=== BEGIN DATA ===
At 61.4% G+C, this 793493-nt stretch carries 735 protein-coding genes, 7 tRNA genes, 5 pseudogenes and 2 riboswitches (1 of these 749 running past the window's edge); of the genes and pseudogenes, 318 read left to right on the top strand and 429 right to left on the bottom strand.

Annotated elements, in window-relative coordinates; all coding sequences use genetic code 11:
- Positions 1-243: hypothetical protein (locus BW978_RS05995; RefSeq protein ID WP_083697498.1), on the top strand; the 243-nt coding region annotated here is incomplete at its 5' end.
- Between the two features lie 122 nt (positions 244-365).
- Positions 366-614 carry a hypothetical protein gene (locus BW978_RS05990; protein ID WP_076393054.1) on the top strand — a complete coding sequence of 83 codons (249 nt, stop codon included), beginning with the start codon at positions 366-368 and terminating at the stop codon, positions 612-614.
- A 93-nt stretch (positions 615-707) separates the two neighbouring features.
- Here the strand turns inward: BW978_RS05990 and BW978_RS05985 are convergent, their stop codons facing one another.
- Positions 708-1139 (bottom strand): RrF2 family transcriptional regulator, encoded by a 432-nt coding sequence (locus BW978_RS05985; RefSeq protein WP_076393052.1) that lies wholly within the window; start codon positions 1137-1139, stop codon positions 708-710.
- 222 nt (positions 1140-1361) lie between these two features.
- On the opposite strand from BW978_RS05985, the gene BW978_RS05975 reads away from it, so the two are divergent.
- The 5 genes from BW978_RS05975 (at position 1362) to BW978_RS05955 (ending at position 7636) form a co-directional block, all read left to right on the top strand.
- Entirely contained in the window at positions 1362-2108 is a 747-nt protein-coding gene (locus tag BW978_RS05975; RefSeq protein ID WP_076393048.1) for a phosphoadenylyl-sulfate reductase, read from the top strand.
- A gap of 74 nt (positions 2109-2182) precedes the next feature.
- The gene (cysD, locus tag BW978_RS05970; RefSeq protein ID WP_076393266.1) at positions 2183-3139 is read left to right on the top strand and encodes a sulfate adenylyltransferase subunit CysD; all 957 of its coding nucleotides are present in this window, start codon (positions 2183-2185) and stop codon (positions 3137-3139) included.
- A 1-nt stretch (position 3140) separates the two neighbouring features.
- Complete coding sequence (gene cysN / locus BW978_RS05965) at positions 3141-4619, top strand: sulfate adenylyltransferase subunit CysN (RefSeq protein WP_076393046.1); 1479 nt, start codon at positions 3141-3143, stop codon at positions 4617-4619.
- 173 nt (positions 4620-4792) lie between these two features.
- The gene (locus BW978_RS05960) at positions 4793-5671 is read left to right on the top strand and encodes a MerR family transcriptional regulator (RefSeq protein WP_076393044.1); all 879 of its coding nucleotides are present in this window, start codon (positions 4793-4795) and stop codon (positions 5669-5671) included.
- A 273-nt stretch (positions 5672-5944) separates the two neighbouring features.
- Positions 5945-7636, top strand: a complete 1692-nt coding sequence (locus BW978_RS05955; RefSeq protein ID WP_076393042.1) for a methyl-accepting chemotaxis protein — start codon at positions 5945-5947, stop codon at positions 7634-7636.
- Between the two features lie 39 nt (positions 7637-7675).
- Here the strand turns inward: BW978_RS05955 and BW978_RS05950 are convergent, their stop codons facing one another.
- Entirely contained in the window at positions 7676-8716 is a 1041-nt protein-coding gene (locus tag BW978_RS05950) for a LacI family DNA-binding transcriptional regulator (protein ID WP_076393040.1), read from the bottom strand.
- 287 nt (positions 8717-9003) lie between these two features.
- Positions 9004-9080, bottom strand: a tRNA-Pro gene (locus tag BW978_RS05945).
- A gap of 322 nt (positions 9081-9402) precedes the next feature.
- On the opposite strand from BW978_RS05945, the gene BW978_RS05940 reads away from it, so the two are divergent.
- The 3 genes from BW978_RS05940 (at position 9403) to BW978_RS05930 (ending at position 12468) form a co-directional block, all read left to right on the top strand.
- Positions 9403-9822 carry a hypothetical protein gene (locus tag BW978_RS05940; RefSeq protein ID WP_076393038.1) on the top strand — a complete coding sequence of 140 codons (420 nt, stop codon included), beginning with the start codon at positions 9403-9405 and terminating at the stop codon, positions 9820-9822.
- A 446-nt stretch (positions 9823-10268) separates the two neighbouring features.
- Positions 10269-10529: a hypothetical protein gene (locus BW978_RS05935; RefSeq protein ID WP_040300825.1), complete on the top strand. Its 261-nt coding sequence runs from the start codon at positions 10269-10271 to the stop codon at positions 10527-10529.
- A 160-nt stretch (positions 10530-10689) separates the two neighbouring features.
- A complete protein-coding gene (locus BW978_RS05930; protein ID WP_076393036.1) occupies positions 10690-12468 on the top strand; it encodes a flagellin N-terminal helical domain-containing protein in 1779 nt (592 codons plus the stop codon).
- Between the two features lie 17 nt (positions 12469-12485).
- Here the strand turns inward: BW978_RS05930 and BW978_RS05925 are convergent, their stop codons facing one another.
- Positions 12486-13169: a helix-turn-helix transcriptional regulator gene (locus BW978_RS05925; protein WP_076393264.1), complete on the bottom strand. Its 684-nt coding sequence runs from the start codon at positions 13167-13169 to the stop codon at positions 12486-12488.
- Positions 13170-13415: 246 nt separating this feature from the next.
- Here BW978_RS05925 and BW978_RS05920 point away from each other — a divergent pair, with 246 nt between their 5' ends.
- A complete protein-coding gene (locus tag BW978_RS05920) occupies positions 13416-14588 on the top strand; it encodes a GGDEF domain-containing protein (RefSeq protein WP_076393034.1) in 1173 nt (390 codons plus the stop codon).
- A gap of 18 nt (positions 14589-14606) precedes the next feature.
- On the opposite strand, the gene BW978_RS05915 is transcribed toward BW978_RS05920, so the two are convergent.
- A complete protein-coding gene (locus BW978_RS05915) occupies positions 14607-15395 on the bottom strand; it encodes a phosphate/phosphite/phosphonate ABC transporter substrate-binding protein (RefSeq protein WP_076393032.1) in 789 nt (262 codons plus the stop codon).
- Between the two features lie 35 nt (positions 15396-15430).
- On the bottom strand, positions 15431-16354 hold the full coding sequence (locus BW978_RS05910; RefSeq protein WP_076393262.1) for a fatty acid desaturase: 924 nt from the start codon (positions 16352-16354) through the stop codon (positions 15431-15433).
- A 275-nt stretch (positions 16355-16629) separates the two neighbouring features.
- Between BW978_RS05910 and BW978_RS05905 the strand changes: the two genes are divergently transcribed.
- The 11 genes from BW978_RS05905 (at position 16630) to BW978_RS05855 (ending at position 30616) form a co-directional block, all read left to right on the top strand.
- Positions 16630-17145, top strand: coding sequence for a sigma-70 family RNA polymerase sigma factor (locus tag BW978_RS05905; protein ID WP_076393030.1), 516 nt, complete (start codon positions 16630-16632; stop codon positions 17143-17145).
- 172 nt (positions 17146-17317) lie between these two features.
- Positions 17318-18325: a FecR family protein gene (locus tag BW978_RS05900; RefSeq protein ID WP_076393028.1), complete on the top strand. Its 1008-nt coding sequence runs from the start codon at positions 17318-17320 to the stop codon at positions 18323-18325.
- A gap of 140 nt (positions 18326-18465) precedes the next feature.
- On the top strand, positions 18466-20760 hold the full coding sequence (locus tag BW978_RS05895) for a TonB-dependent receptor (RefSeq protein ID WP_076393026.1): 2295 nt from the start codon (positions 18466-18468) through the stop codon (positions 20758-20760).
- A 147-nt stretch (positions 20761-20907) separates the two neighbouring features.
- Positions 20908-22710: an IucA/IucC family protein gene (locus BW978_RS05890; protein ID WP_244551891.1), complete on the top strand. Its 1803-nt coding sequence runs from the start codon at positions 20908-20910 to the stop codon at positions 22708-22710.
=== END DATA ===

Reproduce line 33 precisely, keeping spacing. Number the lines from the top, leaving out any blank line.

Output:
- A complete protein-coding gene (locus BW978_RS05930; protein ID WP_076393036.1) occupies positions 10690-12468 on the top strand; it encodes a flagellin N-terminal helical domain-containing protein in 1779 nt (592 codons plus the stop codon).